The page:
Classical music critic/The Classical Beat

“Messiah” might be classical music’s ultimate cover song. It’s one of the few pieces in the canon that is actively performed in a whole range of styles, from stripped-down original-instrument readings to choruses of hundreds and an enormous orchestra. That is simply because the work is old enough that all these versions are legitimately part of its performance tradition.

The National Symphony Orchestra is wise, with its annual “Messiah,” in switching back and forth between bombast and baroque from one year to the next — a great way to maintain a tradition while avoiding routine with this seasonally ubiquitous piece. This year, it was the turn of a leaner “Messiah,” led by the baroque specialist Nicolas McGegan, with all of 30 instrumentalists on the Kennedy Center Concert Hall stage Thursday evening.

McGegan is an eminently likable artist — a conductor of quiet warmth and sunniness who quietly conveys the sense that he really enjoys what he’s doing. There was nothing dogmatic about his performance — which the NSO played on modern rather than period instruments — but his brisk, athletic tempi kept the piece animated so that it rarely dragged. The operative word was “quiet.” This was an engaging “Messiah,” but never a flashy one, which meant the energy dipped from time to time, particularly in the second half, abridged though it was. But the sense of vitality and even discovery remained from the orchestra throughout.

The nice thing about a smaller-scale “Messiah” is that it lets the vocal soloists feel as though they don’t have to bellow, and the NSO fielded a quartet of singers who all, to their credit, sang with a sense of natural directness. Three were making their debuts with the orchestra, and the lone returnee, the countertenor Jay Carter, made his NSO debut as a last-minute replacement for an ailing colleague in a “Messiah” in 2011.

I am seldom convinced that a countertenor is preferable to a contralto in “Messiah,” given that a countertenor’s voice is not often able to do justice to the rich lows that “O thou that tellest” can bring out in a woman’s voice. Carter sang sweetly, but didn’t quite overturn my prejudice, not least because his florid singing, in “But who may abide,” was smeary and approximate, which is a real flaw for a countertenor, given that this kind of singing usually represents his bread and butter.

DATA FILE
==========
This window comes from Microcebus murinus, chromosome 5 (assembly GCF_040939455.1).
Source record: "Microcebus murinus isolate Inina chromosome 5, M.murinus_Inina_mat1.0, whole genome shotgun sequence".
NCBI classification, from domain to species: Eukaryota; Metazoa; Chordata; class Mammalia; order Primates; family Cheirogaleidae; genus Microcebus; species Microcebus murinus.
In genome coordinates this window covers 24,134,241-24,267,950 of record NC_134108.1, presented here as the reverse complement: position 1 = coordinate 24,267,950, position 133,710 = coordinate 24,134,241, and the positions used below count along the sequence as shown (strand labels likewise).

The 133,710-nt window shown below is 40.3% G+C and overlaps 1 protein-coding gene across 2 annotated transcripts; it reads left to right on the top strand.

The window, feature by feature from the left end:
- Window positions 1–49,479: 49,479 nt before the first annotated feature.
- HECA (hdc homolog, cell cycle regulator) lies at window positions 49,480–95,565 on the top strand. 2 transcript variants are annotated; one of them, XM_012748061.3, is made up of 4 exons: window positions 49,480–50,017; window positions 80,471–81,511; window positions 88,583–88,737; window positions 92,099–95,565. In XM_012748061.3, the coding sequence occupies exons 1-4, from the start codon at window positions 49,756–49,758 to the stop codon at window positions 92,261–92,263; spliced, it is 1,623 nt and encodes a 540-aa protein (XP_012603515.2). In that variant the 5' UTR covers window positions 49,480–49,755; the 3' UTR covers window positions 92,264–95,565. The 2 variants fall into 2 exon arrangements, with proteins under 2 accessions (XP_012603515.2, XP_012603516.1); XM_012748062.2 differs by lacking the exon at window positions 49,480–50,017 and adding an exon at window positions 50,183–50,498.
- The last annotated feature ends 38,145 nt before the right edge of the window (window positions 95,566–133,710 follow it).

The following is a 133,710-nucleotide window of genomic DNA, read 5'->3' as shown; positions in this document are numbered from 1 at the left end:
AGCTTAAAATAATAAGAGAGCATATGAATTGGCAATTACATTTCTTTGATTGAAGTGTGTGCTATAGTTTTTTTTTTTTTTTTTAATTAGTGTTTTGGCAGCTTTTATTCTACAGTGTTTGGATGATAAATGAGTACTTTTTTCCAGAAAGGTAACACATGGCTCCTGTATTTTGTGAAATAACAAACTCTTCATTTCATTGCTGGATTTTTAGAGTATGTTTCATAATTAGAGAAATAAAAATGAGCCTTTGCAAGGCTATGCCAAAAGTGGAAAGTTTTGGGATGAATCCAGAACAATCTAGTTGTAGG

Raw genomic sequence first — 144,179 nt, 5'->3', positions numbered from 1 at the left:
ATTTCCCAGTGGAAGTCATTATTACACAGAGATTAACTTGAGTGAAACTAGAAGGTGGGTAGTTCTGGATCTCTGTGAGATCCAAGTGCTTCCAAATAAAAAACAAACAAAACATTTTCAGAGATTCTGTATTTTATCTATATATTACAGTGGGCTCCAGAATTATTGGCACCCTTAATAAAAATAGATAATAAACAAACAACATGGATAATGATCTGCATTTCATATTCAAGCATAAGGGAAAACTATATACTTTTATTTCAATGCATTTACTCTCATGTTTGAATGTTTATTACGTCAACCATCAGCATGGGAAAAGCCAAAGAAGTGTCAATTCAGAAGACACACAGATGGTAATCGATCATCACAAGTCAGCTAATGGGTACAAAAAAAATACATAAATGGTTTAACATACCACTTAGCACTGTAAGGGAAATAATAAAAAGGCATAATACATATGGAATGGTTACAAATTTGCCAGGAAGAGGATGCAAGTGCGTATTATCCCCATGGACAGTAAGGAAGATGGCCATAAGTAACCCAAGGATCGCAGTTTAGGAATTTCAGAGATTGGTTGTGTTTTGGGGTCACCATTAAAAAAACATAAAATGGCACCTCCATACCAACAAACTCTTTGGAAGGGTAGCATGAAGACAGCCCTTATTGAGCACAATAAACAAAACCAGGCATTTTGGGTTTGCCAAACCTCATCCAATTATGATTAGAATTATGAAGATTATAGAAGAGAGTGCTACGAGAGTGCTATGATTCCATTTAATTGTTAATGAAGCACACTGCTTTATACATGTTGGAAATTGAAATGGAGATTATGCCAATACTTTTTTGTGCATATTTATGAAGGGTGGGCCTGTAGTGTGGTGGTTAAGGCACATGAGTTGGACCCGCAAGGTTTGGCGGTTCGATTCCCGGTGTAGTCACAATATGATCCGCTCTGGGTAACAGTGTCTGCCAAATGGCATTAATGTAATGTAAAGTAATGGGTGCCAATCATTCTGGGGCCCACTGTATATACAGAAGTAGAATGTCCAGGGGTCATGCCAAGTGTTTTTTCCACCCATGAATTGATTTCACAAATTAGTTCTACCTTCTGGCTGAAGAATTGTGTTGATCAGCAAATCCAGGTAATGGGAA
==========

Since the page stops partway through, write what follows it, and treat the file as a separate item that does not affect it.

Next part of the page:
Each of the other three singers offered a distinctive, even personal performance. The tenor Thomas Cooley sang with such conviction and assurance that it made up for the sense, at the start of the evening, that his top notes were sometimes getting away from him. He also got better as he went, with strong singing throughout Part Two, including some impressive breath support in his final aria, “Thou shalt break them with a rod of iron.” The soprano Sherezade Panthaki brought a voice that was at once bright, clear and full to arias that took on an appropriately clarion sheen, including the unusual apparition, at the end of “Rejoice,” of a high note offered without much vibrato, which indeed sounded as if it could break glass.

And I thoroughly enjoyed Christopher Purves, the baritone, who brought a doughty, stalwart quality to his music. He flagged a bit in the second part, with “Why do the nations,” but his opening recitative, “Thus saith the Lord,” was delivered with arresting vividness — and even a low note in his final aria, “The trumpet shall sound,” that carried him a hair beyond the depths of his range didn’t diminish its luster.

It was a performance, in short, that felt just as festive as the bewreathed and poinsettiaed and Christmas-treed concert hall (with the organ lighted in red and green) would indicate — “festive” less because it was perfect than because it was exhilaratingly human.

The Washington Chorus, its numbers also reduced for the occasion, responded to the other musicians with a generally elegant, taut sound, and McGegan, time and again, found new doors in the music to unlock.

The concluding “Amen,” rather than a lusty close, started with a gentle hush that put a sense of the devotional back into this thrice-familiar music. It was beautiful, arresting and indicative of the many small dramatic touches that characterized this homely, in the best sense, evening.

“Messiah” repeats Friday and Saturday at 8 p.m., and Sunday at 1 p.m.